Clean­ing Up Crossh­old­ings

The Tata Group’s move to sep­a­rate Tata Chem­i­cals and Tata Global Bev­er­ages is a big step to­wards a sim­pler group struc­ture.

Business Today - - CONTENTS - BY NEVIN JOHN @nev­injl

Move to sep­a­rate Tata Chem and Tata Global Bev­er­ages: Tata Group’s big step to­wards a sim­pler struc­ture

Tata Sons’ move to dis­en­tan­gle crossh­old­ings across group com­pa­nies and con­sol­i­date its own­er­ship is gath­er­ing steam. It has an­nounced it will buy Tata Chem­i­cals’ 43.1 mil­lion shares - a 6.84 per cent stake - in Tata Global Bev­er­ages and con­versely, Tata Global Bev­er­ages’ 11.1 mil­lion shares – 4.39 per cent stake – in Tata Chem­i­cals, thereby com­plet­ing separat­ing the two com­pa­nies. The dual ac­qui­si­tion is es­ti­mated to cost `1,458 crore. It is the Tata Group’s sec­ond such move - in June, Tata Sons had bought out Tata Steel’s `3,800 crore stake in Tata Mo­tors.

But Tata Sons Chair­man N. Chan­drasekaran still has a long way to go be­fore the sort­ing out is com­plete. Tata group com­pa­nies have 28 ma­jor crossh­old­ings — the listed com­pa­nies hold­ing stake in the top 10 listed firms by mar­ket cap­i­tal­i­sa­tion — with an ag­gre­gate val­u­a­tion of `8,600 crore. If ever the op­er­a­tion is com­pleted, the biggest gainer will be Tata In­vest­ment Cor­po­ra­tion ( TIC), the group’s eq­uity in­vest­ment arm, which mostly in­vests in Tata Group com­pa­nies but holds stakes un­der the pro­moter cat­e­gory. TIC is ex­pected to gain `4,200 crore through its stakes in top 10 Tata group com­pa­nies by mar­ket cap­i­tal­i­sa­tion

An­a­lysts en­dorse the drive be­gun by Chan­drasekaran. “The hold­ing com­pany should own stake di­rectly in group com­pa­nies for the sake of trans­parency,” says Arun Ke­jri­wal, Di­rec­tor at in­vest­ment ad­vi­sory firm KRIS.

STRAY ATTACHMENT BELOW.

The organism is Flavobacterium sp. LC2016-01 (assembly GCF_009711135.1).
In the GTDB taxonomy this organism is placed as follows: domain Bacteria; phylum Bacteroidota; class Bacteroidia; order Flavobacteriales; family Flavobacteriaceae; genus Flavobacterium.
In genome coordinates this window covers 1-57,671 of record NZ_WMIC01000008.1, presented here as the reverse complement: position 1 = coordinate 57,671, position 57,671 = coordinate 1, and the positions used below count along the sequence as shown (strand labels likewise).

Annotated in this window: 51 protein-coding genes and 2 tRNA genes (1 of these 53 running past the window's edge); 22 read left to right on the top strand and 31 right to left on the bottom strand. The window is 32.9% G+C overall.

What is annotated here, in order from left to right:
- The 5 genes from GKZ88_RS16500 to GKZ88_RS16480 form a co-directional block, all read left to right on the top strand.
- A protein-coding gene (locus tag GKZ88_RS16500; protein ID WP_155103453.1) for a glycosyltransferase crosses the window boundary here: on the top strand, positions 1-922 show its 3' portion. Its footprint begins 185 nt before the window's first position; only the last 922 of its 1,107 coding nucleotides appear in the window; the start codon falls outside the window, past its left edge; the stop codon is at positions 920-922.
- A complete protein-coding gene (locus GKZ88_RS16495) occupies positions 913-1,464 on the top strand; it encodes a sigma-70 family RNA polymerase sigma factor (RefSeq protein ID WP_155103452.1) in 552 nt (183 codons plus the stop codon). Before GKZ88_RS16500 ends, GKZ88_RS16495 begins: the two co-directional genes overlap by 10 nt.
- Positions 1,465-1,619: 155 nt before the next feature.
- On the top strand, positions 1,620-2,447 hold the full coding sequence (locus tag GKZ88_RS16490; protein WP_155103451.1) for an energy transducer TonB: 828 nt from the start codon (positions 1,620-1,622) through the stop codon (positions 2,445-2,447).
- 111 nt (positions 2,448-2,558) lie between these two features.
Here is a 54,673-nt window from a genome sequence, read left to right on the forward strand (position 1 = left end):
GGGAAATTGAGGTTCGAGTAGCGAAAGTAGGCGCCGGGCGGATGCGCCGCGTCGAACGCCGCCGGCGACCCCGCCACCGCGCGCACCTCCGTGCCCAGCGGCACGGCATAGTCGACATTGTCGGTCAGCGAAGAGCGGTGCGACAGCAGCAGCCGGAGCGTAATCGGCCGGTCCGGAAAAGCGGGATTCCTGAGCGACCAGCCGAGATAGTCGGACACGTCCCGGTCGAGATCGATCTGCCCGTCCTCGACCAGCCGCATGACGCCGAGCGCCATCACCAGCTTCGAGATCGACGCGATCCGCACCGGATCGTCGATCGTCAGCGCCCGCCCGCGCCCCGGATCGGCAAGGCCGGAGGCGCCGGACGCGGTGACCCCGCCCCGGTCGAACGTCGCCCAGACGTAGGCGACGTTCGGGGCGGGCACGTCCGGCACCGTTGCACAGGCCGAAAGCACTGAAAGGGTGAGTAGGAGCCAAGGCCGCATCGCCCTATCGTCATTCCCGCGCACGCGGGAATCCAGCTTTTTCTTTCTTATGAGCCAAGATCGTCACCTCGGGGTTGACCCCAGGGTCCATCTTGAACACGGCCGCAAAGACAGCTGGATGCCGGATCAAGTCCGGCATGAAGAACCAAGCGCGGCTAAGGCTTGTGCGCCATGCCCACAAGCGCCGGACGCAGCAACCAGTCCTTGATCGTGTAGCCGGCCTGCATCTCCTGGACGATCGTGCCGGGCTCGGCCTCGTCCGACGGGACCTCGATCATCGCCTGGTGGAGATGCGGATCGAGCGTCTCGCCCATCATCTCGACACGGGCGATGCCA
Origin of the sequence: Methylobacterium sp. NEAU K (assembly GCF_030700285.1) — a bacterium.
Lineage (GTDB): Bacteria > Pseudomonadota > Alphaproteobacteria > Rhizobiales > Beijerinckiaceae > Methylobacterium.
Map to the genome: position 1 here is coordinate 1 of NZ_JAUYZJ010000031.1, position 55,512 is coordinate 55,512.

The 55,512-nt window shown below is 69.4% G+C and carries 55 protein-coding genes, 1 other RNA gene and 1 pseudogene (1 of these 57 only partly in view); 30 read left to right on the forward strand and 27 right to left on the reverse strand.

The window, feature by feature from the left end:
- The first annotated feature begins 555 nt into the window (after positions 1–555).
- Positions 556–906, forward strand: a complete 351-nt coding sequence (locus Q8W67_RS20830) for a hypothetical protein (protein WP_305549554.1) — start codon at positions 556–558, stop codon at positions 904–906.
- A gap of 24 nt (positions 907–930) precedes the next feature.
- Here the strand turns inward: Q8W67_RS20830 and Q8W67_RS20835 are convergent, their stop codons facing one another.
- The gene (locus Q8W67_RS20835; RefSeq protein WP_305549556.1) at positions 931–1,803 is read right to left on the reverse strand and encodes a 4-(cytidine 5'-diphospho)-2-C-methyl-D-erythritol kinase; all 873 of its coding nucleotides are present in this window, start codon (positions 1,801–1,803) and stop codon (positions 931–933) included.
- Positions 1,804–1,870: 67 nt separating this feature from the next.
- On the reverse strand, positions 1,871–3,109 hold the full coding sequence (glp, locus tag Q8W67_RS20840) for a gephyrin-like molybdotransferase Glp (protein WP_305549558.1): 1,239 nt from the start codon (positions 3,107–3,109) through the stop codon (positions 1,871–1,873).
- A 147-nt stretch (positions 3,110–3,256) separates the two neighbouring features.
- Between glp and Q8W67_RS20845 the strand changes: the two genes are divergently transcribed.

If group com­pa­nies hold stakes in one an­other, the in­vest­ment will re­main stuck for a long time and can­not be used to grow the core busi­ness. In­vestors are equally pleased. “Disen­tan­gling helps com­pa­nies un- lock a lot of value and more im­por­tantly al­lows in­vestors to choose where they want to in­vest,” says one of them, pre­fer­ring anonymity.

Why did the Tata Group re­sort to such a con­vo­luted own­er­ship pat­tern? “The pur­pose was to keep pro­moter hold­ing at about 25-30 per cent to thwart any preda­tory takeover moves, which were a global scare in the 1990s and mid 2000s,” says a Mumbai banker, who too prefers not to be named. “It would have been a huge fi­nan­cial bur­den for Tata Sons to have di­rectly bought shares in all the group com­pa­nies. So the Tatas de­vised the crossh­old­ing mech­a­nism.”

Dur­ing the half-cen­tury that J.R.D. Tata was Chair­man, the Tata Group fo­cused on cre­at­ing value but did not bother too much about ring-fenc­ing the com­pa­nies with a rea­son­ably sub­stan­tial hold­ing. But Ratan Tata, tak­ing over in 1991, un­der­stood its im­por­tance. He in­creased pro­moter stake in Tata Steel from 6 per cent when he took over to 31 per cent.

Tata Sons will have to meet the cost of di­lut­ing the crossh­old­ings, us­ing the div­i­dend rev­enue it earns from group com­pa­nies. But the sep­a­ra­tion will also bring div­i­dends from the group com­pa­nies di­rectly to Tata Sons. The div­i­dends are the ma­jor source of in­come for the ac­tiv­i­ties of the Tata Trusts, which own over 80 per cent stake in Tata Sons.

Other large crossh­old­ings Chan­drasekaran may clean up soon in­clude Tata Power’s ` 900 crore worth stake in Tata Com­mu­ni­ca­tions, and Tata Chem­i­cals’ `870 crore stake in Ti­tan. The re­lease of in­vest­ment will also help Tata com­pa­nies re­duce their col­lec­tive $25 mil­lion debt. ~

TIC’s stake in ma­jor Tata Group com­pa­nies is val­ued at ` 4,200 crore at the present mar­ket val­u­a­tion

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